Source: The National Building Funds calculations based on data fromThe National Building Funds Stamdata and Danmarks Statistik, population pr. 1st of January 2021 and 2022 (BEF2021 and BEF2022).
Høje Gladsaxe, Greater Copenhagen
Høje Gladsaxe was built in the 60’s and was, at that time, the most modern and advanced prefabricated construction. The non-profit housing area is one the most important and iconic examples of modernist architecture in Denmark. Høje Gladsaxe has been selected as a case for inspiration due to both the area's history but also because of the current urban strategic development which consists of a close collaboration between the area’s five housing organisations and the municipality. The aim of the collaboration is to develop and strengthen Høje Gladsaxe as a neighbourhood and as an attractive place to live.
Høje Gladsaxe contains five 15-storey blocks, two 8-storey blocks and a row of low-rise buildings with around 2,000 apartments from 1 to 5-bedrooms. On average, there are 2.1 residents per household, with the majority being single people without children. On average, Høje Gladsaxe has fewer couples with children than residents in the rest of the municipality.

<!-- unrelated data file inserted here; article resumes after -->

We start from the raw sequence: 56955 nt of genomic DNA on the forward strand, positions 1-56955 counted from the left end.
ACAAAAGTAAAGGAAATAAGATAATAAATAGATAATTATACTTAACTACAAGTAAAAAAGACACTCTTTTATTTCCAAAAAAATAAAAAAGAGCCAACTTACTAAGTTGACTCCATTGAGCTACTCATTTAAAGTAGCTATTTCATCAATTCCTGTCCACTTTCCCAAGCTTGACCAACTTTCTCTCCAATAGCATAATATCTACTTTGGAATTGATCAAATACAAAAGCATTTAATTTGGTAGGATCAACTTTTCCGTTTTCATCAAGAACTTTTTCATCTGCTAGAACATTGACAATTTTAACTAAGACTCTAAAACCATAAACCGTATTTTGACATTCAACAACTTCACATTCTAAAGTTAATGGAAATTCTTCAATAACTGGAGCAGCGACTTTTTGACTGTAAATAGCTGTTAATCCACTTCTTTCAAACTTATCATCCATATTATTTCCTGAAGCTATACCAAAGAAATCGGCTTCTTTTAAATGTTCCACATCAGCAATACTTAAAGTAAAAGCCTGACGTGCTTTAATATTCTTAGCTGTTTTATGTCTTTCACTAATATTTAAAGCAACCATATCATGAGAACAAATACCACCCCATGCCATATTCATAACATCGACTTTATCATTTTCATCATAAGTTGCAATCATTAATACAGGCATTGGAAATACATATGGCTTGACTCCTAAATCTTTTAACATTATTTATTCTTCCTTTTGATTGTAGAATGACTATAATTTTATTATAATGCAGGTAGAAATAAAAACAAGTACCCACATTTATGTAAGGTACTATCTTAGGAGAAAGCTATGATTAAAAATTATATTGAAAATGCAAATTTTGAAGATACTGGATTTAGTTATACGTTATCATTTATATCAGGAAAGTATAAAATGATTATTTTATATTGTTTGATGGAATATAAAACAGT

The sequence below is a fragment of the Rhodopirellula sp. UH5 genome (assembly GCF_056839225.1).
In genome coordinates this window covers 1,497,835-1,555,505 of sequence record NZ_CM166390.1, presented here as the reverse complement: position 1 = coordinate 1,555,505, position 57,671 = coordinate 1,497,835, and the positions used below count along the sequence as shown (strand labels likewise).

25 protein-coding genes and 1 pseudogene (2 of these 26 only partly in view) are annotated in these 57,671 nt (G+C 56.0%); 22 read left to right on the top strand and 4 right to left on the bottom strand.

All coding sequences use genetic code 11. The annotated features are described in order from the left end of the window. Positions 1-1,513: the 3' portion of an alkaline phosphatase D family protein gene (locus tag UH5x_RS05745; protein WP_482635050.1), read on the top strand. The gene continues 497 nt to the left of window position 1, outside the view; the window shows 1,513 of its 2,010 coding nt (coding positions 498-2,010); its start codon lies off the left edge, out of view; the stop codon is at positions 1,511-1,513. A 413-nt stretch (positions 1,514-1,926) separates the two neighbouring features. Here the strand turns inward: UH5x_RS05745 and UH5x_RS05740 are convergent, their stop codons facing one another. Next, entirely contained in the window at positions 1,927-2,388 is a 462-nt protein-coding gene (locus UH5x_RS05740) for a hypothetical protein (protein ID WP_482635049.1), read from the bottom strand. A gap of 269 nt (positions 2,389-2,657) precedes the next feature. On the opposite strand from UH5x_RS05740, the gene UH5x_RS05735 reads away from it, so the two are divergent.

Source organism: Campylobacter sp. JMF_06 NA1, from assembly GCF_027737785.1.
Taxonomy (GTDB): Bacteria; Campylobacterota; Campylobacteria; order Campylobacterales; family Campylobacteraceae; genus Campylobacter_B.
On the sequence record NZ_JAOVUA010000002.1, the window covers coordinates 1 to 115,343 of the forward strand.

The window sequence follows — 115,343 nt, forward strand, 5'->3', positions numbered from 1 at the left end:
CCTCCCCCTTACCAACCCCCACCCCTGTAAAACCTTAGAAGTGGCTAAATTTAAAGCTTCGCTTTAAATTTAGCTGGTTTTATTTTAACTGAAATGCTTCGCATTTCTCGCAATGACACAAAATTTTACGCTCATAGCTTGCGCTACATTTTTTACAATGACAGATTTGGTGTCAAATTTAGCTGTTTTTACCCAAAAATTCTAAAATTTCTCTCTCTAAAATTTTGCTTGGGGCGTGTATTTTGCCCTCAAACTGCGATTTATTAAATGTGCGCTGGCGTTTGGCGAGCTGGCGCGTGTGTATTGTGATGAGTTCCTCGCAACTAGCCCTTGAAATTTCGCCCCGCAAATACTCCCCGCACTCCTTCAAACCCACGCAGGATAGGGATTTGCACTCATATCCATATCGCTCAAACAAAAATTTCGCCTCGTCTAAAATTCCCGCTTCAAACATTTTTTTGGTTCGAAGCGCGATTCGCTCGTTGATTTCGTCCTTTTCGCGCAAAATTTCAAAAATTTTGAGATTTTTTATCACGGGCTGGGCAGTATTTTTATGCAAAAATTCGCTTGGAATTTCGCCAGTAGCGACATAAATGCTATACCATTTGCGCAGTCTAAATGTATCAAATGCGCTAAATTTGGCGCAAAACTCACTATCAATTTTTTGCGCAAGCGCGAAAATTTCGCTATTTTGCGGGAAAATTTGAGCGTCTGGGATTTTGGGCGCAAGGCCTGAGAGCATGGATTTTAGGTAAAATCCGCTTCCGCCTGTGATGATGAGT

The neighbourhood and its surroundings
Høje Gladsaxe contains and is surrounded by many different facilities and institutions. The original idea of Høje Gladsaxe was to create a small-town community within the area with the required amenities needed for all ages. In general, the residents of Høje Gladsaxe hold a great pride in the area. They especially appreciate the affordability of the housing, the green area, and the proximity to different facilities.
Participation and civil society
An active and rich community with more than 50 local activities and initiatives is a unique characteristic of Høje Gladsaxe. But as with many activities and interests, several of these are typically age- and nationally-based communities. The same applies to the resident democracy, where the democratic process sometimes struggles to attract younger generations.
A diverse neighbourhood
Around 4,000 people live in Høje Gladsaxe with a large diversity both in terms of age, household types, cultures, and life situations. The housing association and the municipality have a joint strategic goal for Høje Gladsaxe to reflect the surrounding city. In the future citizens in Gladsaxe Municipality and in non-profit housing areas are expected to consist of a larger group of seniors compared to the municipality's current non-profit housing tenants but is also expected to still consist of a lot of families with children and teenages.
Non-profit housing residents in Gladsaxe municipality by age group
Source: The National Building Funds calculations based on data from The National Building Funds Stamdata and Danmarks Statistik, population pr. 1st of January 2021 and 2022 (BEF2021 and BEF2022).